Kimberly-Clark dumps 378 jobs by axing Barton diaper factory

Posted on 25 Oct 2012 by Tim Brown

American healthcare group Kimberly-Clark is shutting its Huggies nappy factory in Barton, near Hull, with 378 employees set to lose their jobs as part of a plan to stop selling Huggies in Europe.

Kimberly-Clark will stop making and selling nappies in much of Western and Central Europe, closing five manufacturing plants after poor sales in the region.

Factory manager at its site in Barton-upon-Humber, Graham Tongue, who is also set to lose his job, told The Manufacturer that the cut-throat decision was made on by senior executives on Tuesday night before the company posted its quarterly results the next morning.

A spokesperson for the company said “Huggies will no longer be on UK shelves as of early 2013.”

Mr Tongue commented that there has been a significant change of direction away from Western Europe and that he was as shocked as everyone else.

He confirmed that “the company is looking to sell the Barton site.”

The company plans to cut between 1,300 to 1,500 jobs across Europe, which includes closing or selling five manufacturing plants.

Italy, with its close proximity to the the growing Eastern European market, will become the company’s sole manufacturing presence in Europe.

The machine packaging hall in Barton.

Some production will be transferred to other facilities to improve overall profitability, but while Kimberly-Clark will maintain its nappy making business in Italy, it plans to sell or exit some its consumer tissue making unit in the country and across Europe.

The news arrived alongside an figures that show the company’s net income increased by nearly 20% in the third quarter, helping it to raise its full-year earnings forecast.

Kimberly-Clark’s European restructuring will cost between $250 million to $350 million after tax and is expected to be complete by the end of 2014.

“We’ve been in the European diaper market for more than 20 years and we’ve made a number of attempts to find a winning business model there,” said chairman and chief executive Thomas Falk in a conference call. “We’ve concluded that we can create more shareholder value by getting out of this business rather than by continuing to try to turn it around.”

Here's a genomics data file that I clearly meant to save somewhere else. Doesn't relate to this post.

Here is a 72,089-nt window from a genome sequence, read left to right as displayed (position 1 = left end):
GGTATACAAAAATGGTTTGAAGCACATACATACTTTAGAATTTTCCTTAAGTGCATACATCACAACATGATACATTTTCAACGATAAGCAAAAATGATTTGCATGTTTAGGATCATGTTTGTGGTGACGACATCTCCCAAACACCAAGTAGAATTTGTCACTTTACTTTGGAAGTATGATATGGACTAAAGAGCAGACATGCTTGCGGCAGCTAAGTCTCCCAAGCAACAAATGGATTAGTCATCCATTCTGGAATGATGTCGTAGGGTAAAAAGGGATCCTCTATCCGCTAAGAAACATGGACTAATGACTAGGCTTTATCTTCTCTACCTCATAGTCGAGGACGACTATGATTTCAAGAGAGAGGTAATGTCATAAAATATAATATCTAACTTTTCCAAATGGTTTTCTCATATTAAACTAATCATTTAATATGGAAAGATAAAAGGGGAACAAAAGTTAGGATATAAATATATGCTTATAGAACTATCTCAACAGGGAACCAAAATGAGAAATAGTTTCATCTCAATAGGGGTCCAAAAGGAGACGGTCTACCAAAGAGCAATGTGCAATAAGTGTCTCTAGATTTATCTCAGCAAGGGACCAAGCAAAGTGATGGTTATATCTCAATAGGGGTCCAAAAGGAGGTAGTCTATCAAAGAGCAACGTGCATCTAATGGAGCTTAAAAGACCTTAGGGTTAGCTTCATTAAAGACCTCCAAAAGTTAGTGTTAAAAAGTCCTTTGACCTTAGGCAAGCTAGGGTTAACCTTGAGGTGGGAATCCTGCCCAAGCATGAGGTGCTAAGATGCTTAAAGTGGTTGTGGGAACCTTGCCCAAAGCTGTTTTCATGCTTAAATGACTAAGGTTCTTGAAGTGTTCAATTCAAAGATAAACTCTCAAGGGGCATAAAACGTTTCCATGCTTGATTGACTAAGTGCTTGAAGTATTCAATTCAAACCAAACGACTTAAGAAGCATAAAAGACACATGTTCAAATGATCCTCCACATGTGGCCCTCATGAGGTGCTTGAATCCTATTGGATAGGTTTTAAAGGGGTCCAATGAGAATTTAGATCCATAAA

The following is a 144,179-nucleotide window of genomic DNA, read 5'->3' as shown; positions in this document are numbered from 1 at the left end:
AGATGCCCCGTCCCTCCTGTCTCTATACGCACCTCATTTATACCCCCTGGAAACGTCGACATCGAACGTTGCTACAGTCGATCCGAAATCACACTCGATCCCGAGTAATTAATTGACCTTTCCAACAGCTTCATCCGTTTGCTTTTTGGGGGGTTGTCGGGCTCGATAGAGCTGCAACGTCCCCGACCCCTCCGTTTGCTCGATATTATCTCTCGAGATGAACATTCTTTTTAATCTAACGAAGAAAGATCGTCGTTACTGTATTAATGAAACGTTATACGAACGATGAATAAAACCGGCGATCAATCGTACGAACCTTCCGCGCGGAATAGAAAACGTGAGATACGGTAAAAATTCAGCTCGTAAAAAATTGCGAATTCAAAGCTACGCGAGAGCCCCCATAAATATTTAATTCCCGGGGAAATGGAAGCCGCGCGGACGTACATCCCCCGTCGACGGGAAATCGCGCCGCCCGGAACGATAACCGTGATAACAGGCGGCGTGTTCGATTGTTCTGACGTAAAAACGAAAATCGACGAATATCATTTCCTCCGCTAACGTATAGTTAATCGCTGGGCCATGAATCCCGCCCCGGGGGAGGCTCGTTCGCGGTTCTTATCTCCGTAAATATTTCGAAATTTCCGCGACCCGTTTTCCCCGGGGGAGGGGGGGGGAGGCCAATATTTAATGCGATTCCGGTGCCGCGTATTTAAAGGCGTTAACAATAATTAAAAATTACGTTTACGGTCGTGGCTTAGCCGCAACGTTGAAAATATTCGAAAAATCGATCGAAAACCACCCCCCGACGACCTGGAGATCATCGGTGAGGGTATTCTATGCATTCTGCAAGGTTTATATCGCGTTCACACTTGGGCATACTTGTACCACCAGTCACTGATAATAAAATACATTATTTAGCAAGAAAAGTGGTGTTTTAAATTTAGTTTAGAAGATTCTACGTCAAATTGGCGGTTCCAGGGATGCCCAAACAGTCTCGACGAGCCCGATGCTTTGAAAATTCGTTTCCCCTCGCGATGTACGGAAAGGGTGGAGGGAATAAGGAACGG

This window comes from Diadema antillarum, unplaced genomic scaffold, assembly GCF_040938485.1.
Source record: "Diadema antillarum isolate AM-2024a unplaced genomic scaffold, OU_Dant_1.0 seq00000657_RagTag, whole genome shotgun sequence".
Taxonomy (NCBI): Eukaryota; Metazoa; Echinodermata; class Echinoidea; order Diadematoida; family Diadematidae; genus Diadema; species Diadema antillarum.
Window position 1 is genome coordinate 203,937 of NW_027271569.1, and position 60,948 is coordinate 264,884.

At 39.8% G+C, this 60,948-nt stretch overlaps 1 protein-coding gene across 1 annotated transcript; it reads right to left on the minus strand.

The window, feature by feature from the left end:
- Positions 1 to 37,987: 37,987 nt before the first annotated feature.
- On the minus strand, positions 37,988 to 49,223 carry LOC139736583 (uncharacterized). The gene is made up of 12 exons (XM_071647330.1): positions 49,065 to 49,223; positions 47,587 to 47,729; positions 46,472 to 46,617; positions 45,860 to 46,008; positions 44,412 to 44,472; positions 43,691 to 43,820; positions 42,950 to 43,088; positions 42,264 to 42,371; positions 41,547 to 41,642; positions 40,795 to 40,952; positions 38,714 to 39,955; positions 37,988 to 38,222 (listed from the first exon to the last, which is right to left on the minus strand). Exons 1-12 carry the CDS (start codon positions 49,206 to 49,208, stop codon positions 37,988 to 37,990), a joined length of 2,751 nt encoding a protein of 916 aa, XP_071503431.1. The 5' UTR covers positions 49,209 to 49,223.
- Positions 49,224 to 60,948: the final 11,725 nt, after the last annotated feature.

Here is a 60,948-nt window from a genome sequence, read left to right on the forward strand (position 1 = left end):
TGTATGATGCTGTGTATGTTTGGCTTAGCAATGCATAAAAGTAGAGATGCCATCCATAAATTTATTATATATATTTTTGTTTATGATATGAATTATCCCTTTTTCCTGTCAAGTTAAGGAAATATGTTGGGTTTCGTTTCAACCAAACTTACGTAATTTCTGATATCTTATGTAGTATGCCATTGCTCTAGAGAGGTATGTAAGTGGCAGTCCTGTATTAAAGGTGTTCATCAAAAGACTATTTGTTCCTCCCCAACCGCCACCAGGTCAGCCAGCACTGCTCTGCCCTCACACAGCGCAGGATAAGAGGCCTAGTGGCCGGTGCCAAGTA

Kimberly-Clark rings up more than $3bn (£1.85bn) in European sales each year as part of its overall sales of $20.85bn ($12.97bn).

Falk noted that the European market is challenging, with sales in the region decreasing by 2%.

Volume performance was strong in a number of markets, including Brazil, China, Russia, South Africa, South Korea and Venezuela, with the company set to focus on these high growth countries.

“We are pleased that (Kimberly-Clark) has made this deliberate choice,” said BMO Capital Markets’ Connie Maneaty, who has been looking for household products companies to manage costs better in a slow-growth environment.

Kimberly-Clark has been cutting costs and has benefited from a decline in commodity prices, which for years had been a pressure point for the tissue, toilet paper and diaper maker.

Still, the impact of the stronger U.S. dollar crimps overseas sales, and the company has been spending more on marketing to compete against larger rivals such as Procter and Gamble, which makes  Pampers.

Shares of Kimberly-Clark were down 0.9% at $85.16 in late morning on the New York Stock Exchange, while shares of rival P&G were up 1.2 percent at $68.27. P&G is set to report its results on Thursday.